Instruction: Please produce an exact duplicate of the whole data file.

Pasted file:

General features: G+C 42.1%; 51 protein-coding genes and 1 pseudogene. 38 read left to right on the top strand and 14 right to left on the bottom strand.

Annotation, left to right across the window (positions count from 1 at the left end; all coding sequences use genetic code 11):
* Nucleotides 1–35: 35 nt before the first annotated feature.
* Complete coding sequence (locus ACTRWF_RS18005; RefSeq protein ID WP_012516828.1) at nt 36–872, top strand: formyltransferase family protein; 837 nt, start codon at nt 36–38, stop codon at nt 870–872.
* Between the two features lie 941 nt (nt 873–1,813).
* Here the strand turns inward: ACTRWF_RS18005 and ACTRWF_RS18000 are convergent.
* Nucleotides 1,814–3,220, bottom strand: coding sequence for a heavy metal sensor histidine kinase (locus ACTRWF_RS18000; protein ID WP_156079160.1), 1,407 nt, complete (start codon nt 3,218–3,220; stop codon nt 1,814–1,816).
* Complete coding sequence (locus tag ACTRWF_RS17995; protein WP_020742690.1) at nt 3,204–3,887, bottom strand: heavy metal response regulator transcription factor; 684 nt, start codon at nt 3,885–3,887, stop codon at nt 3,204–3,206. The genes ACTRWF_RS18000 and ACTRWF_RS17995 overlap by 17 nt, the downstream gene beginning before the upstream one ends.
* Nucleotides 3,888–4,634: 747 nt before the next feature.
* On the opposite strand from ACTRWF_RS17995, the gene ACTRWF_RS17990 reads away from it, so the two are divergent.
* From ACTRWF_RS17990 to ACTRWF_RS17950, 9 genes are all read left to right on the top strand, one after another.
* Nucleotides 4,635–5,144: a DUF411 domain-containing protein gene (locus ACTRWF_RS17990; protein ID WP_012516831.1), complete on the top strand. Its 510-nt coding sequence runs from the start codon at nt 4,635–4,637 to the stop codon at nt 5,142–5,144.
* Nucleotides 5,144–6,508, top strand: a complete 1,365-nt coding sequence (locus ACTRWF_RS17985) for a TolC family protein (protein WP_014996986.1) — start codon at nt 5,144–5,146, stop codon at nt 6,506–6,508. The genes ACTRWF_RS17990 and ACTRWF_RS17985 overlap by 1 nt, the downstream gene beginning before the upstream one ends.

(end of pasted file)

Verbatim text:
General features: G+C 42.1%; 51 protein-coding genes and 1 pseudogene. 38 read left to right on the top strand and 14 right to left on the bottom strand.

Annotation, left to right across the window (positions count from 1 at the left end; all coding sequences use genetic code 11):
* Nucleotides 1–35: 35 nt before the first annotated feature.
* Complete coding sequence (locus ACTRWF_RS18005; RefSeq protein ID WP_012516828.1) at nt 36–872, top strand: formyltransferase family protein; 837 nt, start codon at nt 36–38, stop codon at nt 870–872.
* Between the two features lie 941 nt (nt 873–1,813).
* Here the strand turns inward: ACTRWF_RS18005 and ACTRWF_RS18000 are convergent.
* Nucleotides 1,814–3,220, bottom strand: coding sequence for a heavy metal sensor histidine kinase (locus ACTRWF_RS18000; protein ID WP_156079160.1), 1,407 nt, complete (start codon nt 3,218–3,220; stop codon nt 1,814–1,816).
* Complete coding sequence (locus tag ACTRWF_RS17995; protein WP_020742690.1) at nt 3,204–3,887, bottom strand: heavy metal response regulator transcription factor; 684 nt, start codon at nt 3,885–3,887, stop codon at nt 3,204–3,206. The genes ACTRWF_RS18000 and ACTRWF_RS17995 overlap by 17 nt, the downstream gene beginning before the upstream one ends.
* Nucleotides 3,888–4,634: 747 nt before the next feature.
* On the opposite strand from ACTRWF_RS17995, the gene ACTRWF_RS17990 reads away from it, so the two are divergent.
* From ACTRWF_RS17990 to ACTRWF_RS17950, 9 genes are all read left to right on the top strand, one after another.
* Nucleotides 4,635–5,144: a DUF411 domain-containing protein gene (locus ACTRWF_RS17990; protein ID WP_012516831.1), complete on the top strand. Its 510-nt coding sequence runs from the start codon at nt 4,635–4,637 to the stop codon at nt 5,142–5,144.
* Nucleotides 5,144–6,508, top strand: a complete 1,365-nt coding sequence (locus ACTRWF_RS17985) for a TolC family protein (protein WP_014996986.1) — start codon at nt 5,144–5,146, stop codon at nt 6,506–6,508. The genes ACTRWF_RS17990 and ACTRWF_RS17985 overlap by 1 nt, the downstream gene beginning before the upstream one ends.